In the span of time since Jesus Christ foretold the Church’s inception to a small group of Jewish followers (Matt 16:18), to our era of the megachurch, much has transpired. The Church was formally inaugurated at Pentecost shortly after the ascension of Christ (Acts 2) when He baptized the believers into the Holy Spirit. Very little time passed before the ecclesiastical pattern shifted from a close-knit body of God-centered, Bible-believing Christians meeting in each other’s homes, to an increasingly tradition-centered, group of religious people meeting out of duty. Eventually, the church’s doctrines (whether biblical or not) where nothing more than good-luck charms, and leaders could be defined as power-hungry rather than spirit-filled. With a few exceptions it was downhill from the death of the Apostolic Fathers until the Protestant Reformation of the 16th century.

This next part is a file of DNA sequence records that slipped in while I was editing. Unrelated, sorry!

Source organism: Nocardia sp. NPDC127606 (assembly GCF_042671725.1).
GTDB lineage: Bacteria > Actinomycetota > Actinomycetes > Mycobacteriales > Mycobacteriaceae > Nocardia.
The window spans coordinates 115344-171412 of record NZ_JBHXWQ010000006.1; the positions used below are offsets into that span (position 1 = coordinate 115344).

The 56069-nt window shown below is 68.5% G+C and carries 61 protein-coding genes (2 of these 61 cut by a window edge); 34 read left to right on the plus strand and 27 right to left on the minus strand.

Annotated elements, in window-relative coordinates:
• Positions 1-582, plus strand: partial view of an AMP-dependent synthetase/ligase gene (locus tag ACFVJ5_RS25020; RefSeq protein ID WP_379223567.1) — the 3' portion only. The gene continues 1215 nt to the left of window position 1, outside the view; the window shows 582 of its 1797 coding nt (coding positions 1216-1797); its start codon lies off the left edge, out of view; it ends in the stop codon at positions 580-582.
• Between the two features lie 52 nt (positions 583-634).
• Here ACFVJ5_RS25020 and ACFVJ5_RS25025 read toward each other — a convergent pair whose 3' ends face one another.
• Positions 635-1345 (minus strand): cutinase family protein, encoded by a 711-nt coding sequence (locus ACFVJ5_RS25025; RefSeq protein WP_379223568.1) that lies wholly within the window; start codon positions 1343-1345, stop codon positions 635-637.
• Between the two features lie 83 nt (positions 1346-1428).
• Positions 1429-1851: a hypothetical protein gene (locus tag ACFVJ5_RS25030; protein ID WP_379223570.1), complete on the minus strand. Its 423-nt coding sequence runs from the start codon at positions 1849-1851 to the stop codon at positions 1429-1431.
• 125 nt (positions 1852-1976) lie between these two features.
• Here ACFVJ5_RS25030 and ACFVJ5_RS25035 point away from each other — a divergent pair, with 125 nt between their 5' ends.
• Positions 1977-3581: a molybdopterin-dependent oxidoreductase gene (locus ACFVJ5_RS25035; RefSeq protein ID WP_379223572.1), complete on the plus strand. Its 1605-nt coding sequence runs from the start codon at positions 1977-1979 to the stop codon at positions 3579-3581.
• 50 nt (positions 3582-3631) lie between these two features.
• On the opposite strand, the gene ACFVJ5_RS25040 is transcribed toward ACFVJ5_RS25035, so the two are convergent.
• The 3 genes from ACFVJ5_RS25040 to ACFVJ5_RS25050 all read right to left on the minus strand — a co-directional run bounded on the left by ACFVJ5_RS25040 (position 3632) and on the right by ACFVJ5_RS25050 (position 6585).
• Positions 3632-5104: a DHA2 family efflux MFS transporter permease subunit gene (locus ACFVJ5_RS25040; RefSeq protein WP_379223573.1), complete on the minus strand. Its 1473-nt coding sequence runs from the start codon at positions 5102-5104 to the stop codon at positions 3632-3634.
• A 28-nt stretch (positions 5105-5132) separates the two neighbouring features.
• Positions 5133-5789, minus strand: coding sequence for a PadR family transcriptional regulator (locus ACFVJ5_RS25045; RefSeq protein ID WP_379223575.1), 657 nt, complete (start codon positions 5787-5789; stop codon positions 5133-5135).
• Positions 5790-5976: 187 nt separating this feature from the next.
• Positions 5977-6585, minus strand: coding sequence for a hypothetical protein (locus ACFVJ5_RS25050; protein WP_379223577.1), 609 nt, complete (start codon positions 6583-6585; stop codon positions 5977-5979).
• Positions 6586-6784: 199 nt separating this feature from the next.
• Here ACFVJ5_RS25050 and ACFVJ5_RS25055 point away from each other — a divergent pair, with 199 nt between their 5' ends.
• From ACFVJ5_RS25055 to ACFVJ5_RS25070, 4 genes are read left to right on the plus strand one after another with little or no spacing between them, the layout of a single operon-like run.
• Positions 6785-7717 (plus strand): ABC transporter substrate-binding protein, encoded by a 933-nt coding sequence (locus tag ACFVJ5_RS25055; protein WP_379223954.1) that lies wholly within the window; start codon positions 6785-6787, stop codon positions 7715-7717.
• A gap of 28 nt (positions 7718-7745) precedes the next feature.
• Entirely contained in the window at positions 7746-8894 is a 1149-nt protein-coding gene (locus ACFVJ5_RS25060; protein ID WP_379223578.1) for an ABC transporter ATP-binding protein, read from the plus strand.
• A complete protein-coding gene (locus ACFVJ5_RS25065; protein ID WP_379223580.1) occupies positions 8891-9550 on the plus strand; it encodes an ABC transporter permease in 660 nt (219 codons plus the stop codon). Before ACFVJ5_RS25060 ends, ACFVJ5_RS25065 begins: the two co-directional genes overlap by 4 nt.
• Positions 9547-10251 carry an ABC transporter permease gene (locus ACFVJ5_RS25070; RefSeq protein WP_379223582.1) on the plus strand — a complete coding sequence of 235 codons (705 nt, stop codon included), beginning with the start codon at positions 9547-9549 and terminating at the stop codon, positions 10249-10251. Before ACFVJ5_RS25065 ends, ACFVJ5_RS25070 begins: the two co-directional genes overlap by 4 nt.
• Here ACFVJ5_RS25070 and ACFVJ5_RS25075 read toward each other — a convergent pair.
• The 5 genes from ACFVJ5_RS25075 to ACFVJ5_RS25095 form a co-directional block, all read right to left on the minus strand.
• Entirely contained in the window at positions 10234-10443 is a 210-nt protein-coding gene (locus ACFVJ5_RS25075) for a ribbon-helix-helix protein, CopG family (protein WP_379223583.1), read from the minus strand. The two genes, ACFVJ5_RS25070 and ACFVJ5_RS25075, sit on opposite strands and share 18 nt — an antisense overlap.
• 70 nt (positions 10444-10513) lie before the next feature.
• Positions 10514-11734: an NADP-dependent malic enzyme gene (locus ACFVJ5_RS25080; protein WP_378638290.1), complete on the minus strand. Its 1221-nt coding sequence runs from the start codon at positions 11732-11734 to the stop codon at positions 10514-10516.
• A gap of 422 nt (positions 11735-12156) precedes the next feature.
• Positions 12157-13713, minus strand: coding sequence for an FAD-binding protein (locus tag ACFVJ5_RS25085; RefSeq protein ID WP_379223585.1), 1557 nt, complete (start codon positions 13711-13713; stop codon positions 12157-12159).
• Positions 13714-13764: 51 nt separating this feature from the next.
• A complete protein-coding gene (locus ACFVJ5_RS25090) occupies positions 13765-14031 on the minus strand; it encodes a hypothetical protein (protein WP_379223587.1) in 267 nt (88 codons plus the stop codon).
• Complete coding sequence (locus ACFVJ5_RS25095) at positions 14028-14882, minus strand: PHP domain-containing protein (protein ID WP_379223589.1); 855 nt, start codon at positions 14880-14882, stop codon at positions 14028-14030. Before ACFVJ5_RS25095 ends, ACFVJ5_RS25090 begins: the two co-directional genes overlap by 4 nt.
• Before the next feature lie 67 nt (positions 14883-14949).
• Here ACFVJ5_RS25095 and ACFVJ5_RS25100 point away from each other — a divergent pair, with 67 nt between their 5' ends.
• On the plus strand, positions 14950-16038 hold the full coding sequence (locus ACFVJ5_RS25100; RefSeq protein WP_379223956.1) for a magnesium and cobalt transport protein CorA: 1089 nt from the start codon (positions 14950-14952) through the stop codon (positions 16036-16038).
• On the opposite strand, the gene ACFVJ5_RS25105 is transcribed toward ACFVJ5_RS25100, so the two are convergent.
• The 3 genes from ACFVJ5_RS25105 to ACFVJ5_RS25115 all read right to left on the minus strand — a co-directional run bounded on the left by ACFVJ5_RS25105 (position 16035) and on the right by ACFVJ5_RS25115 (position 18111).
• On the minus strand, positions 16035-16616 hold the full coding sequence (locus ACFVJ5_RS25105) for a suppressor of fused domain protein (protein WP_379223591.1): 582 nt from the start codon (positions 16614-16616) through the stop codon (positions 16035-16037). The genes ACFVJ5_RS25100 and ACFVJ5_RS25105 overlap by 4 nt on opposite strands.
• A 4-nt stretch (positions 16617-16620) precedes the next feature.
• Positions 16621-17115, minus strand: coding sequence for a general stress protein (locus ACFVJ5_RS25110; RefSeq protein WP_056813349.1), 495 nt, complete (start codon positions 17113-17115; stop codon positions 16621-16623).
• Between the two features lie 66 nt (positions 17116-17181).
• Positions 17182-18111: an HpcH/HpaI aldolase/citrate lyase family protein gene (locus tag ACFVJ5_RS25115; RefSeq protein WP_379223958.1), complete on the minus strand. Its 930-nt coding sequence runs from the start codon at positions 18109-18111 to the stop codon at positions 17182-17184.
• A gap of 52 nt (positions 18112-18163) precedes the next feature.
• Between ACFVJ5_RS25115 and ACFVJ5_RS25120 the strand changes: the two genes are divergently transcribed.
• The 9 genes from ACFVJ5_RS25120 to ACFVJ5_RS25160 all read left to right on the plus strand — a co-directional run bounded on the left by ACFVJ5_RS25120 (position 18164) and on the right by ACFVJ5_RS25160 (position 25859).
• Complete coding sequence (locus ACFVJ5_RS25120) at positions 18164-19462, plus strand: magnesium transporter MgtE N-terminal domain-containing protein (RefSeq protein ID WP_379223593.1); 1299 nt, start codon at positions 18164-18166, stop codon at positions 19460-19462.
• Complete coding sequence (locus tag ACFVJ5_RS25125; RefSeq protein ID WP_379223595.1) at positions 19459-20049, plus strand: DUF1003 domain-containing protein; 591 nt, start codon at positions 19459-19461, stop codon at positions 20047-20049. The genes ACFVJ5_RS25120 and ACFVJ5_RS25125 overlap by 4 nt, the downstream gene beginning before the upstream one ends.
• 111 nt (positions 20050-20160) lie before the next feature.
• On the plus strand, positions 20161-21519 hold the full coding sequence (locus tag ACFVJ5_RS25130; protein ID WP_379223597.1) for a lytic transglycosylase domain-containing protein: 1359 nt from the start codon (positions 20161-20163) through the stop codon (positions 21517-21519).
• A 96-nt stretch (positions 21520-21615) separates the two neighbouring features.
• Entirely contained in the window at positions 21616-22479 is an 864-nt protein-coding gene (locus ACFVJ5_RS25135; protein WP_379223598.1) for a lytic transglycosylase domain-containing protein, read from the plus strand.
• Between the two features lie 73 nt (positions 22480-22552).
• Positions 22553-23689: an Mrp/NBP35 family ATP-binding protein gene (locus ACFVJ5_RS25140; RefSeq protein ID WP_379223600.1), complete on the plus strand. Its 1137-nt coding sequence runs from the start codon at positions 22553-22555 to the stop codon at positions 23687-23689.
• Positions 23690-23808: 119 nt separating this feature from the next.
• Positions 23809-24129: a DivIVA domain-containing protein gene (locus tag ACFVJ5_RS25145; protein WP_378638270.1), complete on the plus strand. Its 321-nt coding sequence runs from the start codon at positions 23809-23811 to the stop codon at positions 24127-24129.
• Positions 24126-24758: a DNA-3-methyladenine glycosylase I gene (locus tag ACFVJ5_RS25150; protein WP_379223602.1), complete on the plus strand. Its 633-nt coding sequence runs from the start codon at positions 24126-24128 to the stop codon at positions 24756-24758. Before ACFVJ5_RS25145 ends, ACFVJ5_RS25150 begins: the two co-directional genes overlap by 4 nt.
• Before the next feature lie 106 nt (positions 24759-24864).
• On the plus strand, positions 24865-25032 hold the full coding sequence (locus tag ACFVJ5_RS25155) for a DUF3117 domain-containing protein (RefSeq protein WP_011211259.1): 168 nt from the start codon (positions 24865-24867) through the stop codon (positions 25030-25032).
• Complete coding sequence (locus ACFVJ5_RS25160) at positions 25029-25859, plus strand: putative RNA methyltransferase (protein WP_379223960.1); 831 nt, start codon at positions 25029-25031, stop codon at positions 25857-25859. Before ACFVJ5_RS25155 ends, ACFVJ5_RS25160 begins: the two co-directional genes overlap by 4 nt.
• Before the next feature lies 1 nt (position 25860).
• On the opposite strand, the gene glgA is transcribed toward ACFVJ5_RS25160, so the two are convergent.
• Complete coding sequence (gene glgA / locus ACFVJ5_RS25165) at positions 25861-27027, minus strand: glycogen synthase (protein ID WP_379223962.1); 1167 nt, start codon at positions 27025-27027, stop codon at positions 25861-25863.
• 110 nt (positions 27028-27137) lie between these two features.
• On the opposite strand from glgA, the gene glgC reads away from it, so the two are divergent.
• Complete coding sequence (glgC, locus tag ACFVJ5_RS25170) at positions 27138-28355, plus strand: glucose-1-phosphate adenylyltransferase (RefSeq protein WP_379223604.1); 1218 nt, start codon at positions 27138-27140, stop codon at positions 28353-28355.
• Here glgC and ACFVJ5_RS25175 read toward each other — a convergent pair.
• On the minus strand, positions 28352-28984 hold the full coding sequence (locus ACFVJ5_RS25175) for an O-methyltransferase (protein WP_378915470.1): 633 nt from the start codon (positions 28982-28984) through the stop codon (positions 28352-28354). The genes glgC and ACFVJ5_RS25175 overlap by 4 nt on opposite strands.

The student of Church history must nail down in his mind why these things are important, and what he aims to gain from understanding these events if he is going to take away anything of lasting significance. Why study Church history? To answer this question we must form a biblical purpose and philosophy of learning. Why do we study anything? At the risk of being over-simplistic we must step back and ask, “why do we exist?” The biblical answer to that is clearly “for the glory of God” (Is 43:7), and every thing we pursue should be towards that joy-filled end. The Scriptures say that the glory of God should be the aim of everything we do on this earth, down to the most trifling acts like drinking a cup of coffee in the morning (“whatever” I Cor 10:31). God is glorified in the world (made to look glorious or great) when the things we “eat and drink” (I Cor 10:31) and “everything” (Phil 3:8) is considered inferior to Christ! Like Paul, we should seek to honor Him by finding our supreme joy and satisfaction in Him alone (Phil 1:20-23).